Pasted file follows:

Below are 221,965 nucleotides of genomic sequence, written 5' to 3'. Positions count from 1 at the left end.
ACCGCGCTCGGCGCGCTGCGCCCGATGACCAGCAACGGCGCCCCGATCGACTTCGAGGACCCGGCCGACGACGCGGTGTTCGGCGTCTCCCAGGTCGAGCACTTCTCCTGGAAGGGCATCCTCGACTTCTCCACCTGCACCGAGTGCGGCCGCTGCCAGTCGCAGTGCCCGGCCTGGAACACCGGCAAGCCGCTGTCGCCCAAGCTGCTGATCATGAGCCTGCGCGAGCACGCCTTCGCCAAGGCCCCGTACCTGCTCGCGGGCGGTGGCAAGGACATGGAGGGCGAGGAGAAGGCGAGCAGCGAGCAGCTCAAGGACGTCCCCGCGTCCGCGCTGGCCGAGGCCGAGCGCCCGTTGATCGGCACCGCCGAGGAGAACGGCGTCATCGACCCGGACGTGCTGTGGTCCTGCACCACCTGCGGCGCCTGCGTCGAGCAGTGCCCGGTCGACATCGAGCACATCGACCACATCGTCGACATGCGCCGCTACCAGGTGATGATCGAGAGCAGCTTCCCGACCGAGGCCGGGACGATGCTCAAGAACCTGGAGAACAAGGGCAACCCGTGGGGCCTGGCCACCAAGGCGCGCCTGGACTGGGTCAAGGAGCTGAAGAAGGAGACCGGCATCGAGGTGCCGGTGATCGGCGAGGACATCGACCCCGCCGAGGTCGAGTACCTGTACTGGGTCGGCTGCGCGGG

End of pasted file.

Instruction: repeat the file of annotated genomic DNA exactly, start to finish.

Below are 221,965 nucleotides of genomic sequence, written 5' to 3'. Positions count from 1 at the left end.
ACCGCGCTCGGCGCGCTGCGCCCGATGACCAGCAACGGCGCCCCGATCGACTTCGAGGACCCGGCCGACGACGCGGTGTTCGGCGTCTCCCAGGTCGAGCACTTCTCCTGGAAGGGCATCCTCGACTTCTCCACCTGCACCGAGTGCGGCCGCTGCCAGTCGCAGTGCCCGGCCTGGAACACCGGCAAGCCGCTGTCGCCCAAGCTGCTGATCATGAGCCTGCGCGAGCACGCCTTCGCCAAGGCCCCGTACCTGCTCGCGGGCGGTGGCAAGGACATGGAGGGCGAGGAGAAGGCGAGCAGCGAGCAGCTCAAGGACGTCCCCGCGTCCGCGCTGGCCGAGGCCGAGCGCCCGTTGATCGGCACCGCCGAGGAGAACGGCGTCATCGACCCGGACGTGCTGTGGTCCTGCACCACCTGCGGCGCCTGCGTCGAGCAGTGCCCGGTCGACATCGAGCACATCGACCACATCGTCGACATGCGCCGCTACCAGGTGATGATCGAGAGCAGCTTCCCGACCGAGGCCGGGACGATGCTCAAGAACCTGGAGAACAAGGGCAACCCGTGGGGCCTGGCCACCAAGGCGCGCCTGGACTGGGTCAAGGAGCTGAAGAAGGAGACCGGCATCGAGGTGCCGGTGATCGGCGAGGACATCGACCCCGCCGAGGTCGAGTACCTGTACTGGGTCGGCTGCGCGGG